Army fires US precision guided Excalibur rounds for first time using M777 howitzers
The firing of the Excalibur rounds took place as part of the army’s training procedure. A precision guided kit was also tested.
The firing of the Excalibur rounds took place as part of the army’s training procedure. A precision guided kit, which is attached to a shell to give it accuracy when fired, was also tested. Officials said these were the two types of ammunition fired for the first time to hone the army’s skills. The precision guided kit has also been procured from the US.
“Today @adgpi conducted test-firing of the newly acquired US Excalibur precision guided munitions at Pokhran…a new capability that will integrate with the US-origin M777 Ultralight Howitzer,” the US Embassy in India posted on Twitter.
The firing was also witnessed by senior army leadership. A senior official said that the firing analysis is awaited and should come within the next few days.
Today @adgpi conducted test-firing of the newly acquired U.S. Excalibur precision guided munitions at Pokhran…a new… https://t.co/B5aeZj6kWA— U.S. Embassy India (@USAndIndia) 1575886273000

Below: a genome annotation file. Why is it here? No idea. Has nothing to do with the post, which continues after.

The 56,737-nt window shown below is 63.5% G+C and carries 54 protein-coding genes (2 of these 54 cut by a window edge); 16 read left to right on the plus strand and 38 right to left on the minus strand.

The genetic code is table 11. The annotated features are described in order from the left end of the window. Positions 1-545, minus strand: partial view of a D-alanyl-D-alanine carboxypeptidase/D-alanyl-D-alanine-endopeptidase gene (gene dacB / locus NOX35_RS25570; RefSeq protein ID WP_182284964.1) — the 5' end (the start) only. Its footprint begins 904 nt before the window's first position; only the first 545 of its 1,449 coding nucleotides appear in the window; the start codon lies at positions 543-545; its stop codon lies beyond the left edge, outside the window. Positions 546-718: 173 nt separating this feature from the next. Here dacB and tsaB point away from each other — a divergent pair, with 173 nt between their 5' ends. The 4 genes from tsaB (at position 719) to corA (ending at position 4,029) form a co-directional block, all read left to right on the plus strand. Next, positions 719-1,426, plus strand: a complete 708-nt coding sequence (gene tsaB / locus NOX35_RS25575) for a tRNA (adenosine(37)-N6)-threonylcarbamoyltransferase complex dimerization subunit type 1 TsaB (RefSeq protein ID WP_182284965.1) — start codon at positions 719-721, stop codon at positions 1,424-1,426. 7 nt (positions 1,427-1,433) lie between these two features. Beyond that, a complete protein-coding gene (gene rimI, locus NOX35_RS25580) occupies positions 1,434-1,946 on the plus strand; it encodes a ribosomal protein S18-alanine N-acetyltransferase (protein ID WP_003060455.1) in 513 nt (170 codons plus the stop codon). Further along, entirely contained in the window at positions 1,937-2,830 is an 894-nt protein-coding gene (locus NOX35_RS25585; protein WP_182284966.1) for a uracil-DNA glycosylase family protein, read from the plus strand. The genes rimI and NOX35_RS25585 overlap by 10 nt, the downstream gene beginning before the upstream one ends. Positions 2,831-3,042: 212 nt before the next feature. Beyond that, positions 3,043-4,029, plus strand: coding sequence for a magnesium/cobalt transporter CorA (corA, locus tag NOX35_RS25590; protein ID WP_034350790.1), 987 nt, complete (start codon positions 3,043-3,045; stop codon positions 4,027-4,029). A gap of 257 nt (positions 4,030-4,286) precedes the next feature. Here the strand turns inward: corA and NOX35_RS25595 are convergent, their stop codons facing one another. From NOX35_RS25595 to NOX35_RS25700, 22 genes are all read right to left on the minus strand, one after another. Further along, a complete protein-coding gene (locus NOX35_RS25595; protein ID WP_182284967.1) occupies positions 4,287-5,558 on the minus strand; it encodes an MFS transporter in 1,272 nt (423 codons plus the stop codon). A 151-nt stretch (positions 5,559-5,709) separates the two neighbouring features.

The army had inducted the Excalibur rounds in October under the fast track procedure owing to the delegation of financial powers to the Vice Chiefs of the three defence services.
The ammunition can be used in all the existing 155mm calibre artillery guns in the army’s inventory. These include the M777s, K-9 Vajra, Dhanush and Bofors. The Excalibur is a ‘true precision weapon, impacting at a radial miss distance of less than two meters from the target’, the manufacturer, Raytheon, a US defence company said on its website. Having a range of 40km to 50 km, the round provides accurate firing in all weather conditions.
The army has procured two types of Excalibur rounds- one which has an accuracy of hitting up to two metres from the target and the other having it at 20 metres. There are more than 600 rounds of both types in the army’s inventory. The round can be exploded in the air or after it penetrates a structure. The ammunition provides the army the capability to hit critical targets across the border in Pakistan. This coupled with new guns such as the M777s and K-9 Vajra builds the army’s artillery firepower capabilities against its adversaries.
This comes in the backdrop of regular cross border firing between the armies of India and Pakistan, where the latter uses artillery guns. The ammunition is also being used by US forces.